When assessing the inter-observer agreement between four gastroenterologists while assigning one hundred fifty static CE-FICE images using the Fleiss Kappa Test, the overall concordance was substantial (0.650, 95% CI, 0.57 to 0.73) (Table I). This determined that the interpretation CE-FICE images were reproducible between different observers. The fact that all the CE-experts were analyzing non-continuous static images should be emphasized because of its difficulty in establishing a diagnosis.

In the second part of our study the gastroenterologist dedicated to the conventional CE videos identified 75 different findings and the one with the CE-FICE mode setting 2 identified 95 (Table II). Twenty more findings were detected using the FICE mode, comparatively to the conventional mode. All these 20 findings were analyzed by the expert's consensus panel and confirmed as being positive ones. The conventional mode identified 75 findings and none of them was missed by CE-FICE. The most frequent findings were erosions (Figs. 1 and 2) and angiodysplasias (Figs. 3 and 4). The FICE mode identified 17 additional erosions, (41.5%; p < 0,001), and 3 additional angiodysplasias (8.6%; p = 0,25). Indeed, the FICE mode allowed the identification of a superior number of erosions when compared to conventional mode by enhancing its inflammatory halo (Fig. 1). As stated before CE-FICE did not miss any gross lesions visualized by conventional CE.

 

 

 

 

 

 

Discussion

CE is, undoubtedly, the gold standard for endoscopic examination of the small bowel. Similarly to conventional endoscopy, modified imaging with enhanced vascular and mucosal contrast might improve detection and characterization of small-bowel lesions. FICE is a digital imaging technology that is executed by external software and allows the processing of regular images captured by standard devices. Nevertheless, there are major differences between the applications of FICE in flexible endoscopy and in CE. In fact, the resolution of the images is higher in real time endoscopy and it is possible to use flexible focus and magnification, techniques not available in CE (6).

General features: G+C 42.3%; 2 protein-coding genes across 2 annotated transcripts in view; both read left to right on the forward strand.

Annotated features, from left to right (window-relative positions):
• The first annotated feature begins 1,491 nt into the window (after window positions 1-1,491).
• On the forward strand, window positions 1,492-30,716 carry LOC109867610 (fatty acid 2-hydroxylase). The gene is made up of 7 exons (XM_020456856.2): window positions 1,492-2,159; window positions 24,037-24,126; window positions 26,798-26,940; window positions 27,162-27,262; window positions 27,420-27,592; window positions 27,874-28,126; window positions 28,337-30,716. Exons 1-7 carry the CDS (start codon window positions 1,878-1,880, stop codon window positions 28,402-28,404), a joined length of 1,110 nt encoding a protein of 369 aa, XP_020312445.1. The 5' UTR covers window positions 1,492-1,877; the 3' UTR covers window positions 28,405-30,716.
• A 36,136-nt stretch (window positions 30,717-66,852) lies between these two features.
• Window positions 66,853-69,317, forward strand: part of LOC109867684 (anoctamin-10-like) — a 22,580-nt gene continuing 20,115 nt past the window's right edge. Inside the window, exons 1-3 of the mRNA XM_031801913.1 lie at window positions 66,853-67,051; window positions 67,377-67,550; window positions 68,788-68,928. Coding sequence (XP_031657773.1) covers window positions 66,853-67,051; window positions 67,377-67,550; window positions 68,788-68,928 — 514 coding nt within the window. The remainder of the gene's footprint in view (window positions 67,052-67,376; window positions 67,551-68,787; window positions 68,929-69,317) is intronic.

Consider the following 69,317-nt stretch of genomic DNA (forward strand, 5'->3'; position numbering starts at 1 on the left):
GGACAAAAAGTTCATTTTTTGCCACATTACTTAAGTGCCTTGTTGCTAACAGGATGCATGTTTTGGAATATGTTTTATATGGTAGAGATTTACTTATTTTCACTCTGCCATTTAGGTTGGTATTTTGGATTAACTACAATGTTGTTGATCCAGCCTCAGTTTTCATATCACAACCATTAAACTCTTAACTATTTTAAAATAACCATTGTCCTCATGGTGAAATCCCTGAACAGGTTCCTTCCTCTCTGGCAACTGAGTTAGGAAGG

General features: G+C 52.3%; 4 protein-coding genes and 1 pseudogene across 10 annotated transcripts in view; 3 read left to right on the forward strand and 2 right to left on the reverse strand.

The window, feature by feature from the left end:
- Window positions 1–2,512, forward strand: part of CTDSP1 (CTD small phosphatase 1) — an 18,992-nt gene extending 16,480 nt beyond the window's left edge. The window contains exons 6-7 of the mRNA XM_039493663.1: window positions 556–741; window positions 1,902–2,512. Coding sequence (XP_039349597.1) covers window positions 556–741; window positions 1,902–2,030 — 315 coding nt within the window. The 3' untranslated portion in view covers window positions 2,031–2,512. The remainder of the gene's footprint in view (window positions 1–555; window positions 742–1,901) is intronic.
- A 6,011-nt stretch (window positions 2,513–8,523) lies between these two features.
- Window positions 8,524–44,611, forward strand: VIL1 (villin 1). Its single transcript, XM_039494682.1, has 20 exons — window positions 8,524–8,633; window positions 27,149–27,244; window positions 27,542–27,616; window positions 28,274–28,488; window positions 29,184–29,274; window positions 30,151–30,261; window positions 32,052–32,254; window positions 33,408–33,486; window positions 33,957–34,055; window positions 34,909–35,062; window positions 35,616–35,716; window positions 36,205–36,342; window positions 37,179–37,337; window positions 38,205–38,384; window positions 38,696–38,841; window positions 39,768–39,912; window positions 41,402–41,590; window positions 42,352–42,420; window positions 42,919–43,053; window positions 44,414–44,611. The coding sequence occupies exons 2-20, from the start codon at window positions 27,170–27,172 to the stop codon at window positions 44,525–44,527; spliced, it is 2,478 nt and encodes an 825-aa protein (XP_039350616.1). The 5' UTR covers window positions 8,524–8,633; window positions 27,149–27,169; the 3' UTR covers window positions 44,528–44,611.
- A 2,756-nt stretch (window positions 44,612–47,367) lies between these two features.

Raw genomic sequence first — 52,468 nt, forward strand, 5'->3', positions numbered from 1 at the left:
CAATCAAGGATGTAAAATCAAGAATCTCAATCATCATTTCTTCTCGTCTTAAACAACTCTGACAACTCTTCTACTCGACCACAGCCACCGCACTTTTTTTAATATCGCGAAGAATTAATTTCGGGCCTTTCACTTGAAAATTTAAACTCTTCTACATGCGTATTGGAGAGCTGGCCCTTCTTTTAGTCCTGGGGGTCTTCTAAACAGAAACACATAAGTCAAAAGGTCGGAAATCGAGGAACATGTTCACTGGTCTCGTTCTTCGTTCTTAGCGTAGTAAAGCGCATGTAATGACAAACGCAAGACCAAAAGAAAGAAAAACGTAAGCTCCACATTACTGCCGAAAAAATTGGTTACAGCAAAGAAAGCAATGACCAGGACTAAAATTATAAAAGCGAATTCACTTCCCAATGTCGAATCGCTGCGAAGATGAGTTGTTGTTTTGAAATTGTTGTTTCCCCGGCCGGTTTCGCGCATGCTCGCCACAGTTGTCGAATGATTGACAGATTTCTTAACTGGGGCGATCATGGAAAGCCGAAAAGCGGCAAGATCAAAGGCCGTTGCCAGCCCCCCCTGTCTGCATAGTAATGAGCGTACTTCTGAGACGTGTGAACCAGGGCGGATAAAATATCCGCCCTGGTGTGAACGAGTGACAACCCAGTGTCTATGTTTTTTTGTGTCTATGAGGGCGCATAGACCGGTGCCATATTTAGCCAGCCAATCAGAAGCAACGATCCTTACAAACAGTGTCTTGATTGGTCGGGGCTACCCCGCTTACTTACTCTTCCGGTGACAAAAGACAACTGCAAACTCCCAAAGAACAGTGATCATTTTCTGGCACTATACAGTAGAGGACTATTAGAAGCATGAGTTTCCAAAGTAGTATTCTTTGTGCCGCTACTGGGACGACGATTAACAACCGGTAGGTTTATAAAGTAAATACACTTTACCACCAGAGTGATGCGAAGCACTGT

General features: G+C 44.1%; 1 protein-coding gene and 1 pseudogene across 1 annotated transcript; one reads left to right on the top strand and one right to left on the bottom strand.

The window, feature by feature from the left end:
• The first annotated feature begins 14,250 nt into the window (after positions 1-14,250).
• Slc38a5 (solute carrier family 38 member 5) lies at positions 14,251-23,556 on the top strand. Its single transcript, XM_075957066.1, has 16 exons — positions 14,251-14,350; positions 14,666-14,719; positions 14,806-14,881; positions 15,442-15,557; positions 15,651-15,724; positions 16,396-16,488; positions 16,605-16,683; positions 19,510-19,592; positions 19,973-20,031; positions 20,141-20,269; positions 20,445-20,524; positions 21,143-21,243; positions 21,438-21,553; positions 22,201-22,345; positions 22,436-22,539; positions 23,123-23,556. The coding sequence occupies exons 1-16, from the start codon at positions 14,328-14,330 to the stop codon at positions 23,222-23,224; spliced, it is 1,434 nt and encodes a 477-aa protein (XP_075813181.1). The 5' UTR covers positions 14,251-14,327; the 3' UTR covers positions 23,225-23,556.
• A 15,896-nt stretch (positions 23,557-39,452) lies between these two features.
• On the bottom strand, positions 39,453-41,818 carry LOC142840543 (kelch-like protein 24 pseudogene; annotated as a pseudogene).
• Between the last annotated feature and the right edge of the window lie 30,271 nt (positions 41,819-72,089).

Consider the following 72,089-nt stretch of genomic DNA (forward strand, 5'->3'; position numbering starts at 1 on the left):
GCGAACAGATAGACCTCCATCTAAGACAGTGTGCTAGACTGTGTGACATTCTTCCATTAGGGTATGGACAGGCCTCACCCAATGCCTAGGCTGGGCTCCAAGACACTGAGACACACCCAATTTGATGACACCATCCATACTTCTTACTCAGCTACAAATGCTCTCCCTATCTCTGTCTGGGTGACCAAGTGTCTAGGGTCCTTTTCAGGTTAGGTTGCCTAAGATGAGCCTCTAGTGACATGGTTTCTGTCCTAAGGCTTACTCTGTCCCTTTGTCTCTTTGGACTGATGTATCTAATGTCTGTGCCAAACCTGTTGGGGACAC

The deferred way of viewing and scoring CE video leads to difficulties in observation and interpretation. Software designed to increase diagnostic accuracy of physicians is necessary and desired. FICE increases vascular contrast emphasizing lesion hypervascularity and vascular morphology, the inflammatory halo from the ulcers and erosions, the angiodysplasia, and other vascular abnormalities. FICE might also aid in differentiation of neoplastic/non-neoplastic lesions in the small-bowel as it has been shown in upper endoscopy and colonoscopy (1,4,9,10).

In the RAPID CE software there are three different FICE settings and it remains to be verified which of these would be the most appropriate. Sparse prior retrospective studies have determined the utility of FICE system in CE, analyzing isolated images. Pohl et al. assumed in their work that setting 1 achieved the preferred appearance (3) and Imagawa et al. (7) found that CE-FICE was useful, but only in settings 1 and 2. Prospective studies aiming to determine the potential utility of FICE virtual chromoendoscopy in small-bowel capsule enteroscopy are even fewer. Imagawa et al. (8), in a prospective study, again identified settings 1 and 2 as allowing better identification, mainly of angioectasias. In our case, setting 2 was chose and applied. In fact, when the study was designed there were no publications about the use of FICE in CE and no specific recommendations about the most useful setting in these specific cases. All above mentioned manuscripts were published after our work was completed and even now there is still no agreement concerning the specific setting to choose. We opted for the second one (red 420 nm; green 520 nm; blue 530 nm) because it seemed the one that, in our initial experience, better increased the contrast between the vascular network and the mucosal background. It is known that penetration of light into the mucosa varies according to the wavelength: wavelengths between 400-500 nm are ideal for analyzing surface structures whereas longer wavelengths, of around 550 nm, are more effective for visualizing blood vessels (2,3). With this setting we planned to have a better surface mucosal structures observation and simultaneously a more effective identification of blood vessels. We did not use all different settings because we wanted to compare conventional CE with CE-FICE in the context of daily clinical practice. The use of all settings would undoubtedly increase the reading time substantially and we think this is not feasible in the daily practice. Although we did not present the results of the reading times, we think these were no significantly different for both endoscopists. On the other side, if one observer visualized the same video in the three different settings an increase in diagnostic yield would be possible. Probably, the best way to compare the different settings is to have four different observers, with comparable diagnostic capabilities, one for each mode (conventional; CE-FICE settings 1, 2 and 3).